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In order to continue the research areas and domain of investigation, the major two schools of thought have given their own opinions in order to demarcate the boundary for a comprehensive understanding of the issues. In order to systematize the boundary of research with concrete methodlogy, they have prescribed some areas for investigations.
Scope of Sociology
There are two major scopes of Sociology. They are
1. German/Specialist/Formalistic School of Thought
This school of thought was established by George Simmel and his followers Max Weber, Verkandt, Von Wiese and Tonnies. It aims to confine the areas by including social institutions, group behavior, formal social facts, social dynamics, social actions, interactions, social processes, division of labor, social structure and system along with sub-ordination. They wanted to introduce sociology as a pure understanding and independent science by encompassing limited areas.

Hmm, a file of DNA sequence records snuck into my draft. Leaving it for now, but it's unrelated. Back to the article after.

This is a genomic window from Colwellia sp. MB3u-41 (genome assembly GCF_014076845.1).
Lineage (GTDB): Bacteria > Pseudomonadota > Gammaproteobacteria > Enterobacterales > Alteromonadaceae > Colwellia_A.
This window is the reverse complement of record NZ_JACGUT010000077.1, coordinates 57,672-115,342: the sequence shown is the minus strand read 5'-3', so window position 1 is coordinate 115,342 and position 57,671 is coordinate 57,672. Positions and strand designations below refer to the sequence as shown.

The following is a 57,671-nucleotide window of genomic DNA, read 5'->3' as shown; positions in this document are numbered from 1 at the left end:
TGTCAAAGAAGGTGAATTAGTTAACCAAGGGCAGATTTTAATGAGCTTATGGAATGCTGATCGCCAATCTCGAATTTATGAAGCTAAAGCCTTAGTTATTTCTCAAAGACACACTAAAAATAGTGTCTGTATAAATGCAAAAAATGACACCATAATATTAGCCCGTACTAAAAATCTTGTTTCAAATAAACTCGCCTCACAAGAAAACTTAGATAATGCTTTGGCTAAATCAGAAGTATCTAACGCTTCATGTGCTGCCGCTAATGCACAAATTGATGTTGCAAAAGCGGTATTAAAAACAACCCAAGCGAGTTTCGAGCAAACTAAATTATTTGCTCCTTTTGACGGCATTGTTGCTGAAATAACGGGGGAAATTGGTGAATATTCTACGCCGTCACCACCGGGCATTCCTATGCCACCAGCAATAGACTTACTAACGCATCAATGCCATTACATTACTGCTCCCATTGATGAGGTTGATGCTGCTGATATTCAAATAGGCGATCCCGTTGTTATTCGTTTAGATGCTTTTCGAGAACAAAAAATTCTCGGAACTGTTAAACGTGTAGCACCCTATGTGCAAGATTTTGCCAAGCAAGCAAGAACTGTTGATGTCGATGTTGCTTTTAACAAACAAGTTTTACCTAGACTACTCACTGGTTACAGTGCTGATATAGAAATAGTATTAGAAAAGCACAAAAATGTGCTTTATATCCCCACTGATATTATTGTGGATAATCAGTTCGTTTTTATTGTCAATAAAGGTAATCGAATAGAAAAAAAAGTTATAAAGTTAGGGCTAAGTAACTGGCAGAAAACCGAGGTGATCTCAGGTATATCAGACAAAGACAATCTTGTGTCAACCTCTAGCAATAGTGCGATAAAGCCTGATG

Max Weber was of opinion that sociology should interpret social behavior through cause and effect relationships. They believed that if sociology studies the limited contents it can study the contents in depth that eventually make the sociological research more scientific interpretation. As much the area of study becomes smaller it can study the matters in a very deep way.
2.French/Synthetic/Informal School of Thought
This school of thought was founded by Emine Durkheim, one of the founders of sociology. His followers were Ginsberg, Hob House, and P.A. Sorokin. They were not satisfied with the view of the German school of thought and their view towards making sociology as a pure understanding by encompassing limited contents and making the scope narrow and superficial.
They came to the conclusion that sociology should be encyclopedic in character. sociology should include all types of social phenomena that exist in society. According to them, sociological contents can be of vivid, bizarre, formal and informal as well but the perspectives, tools, techniques, and methodology should be appropriate and adequate that makes researchers’ argument more persuasive, convincing, rational and trustworthy.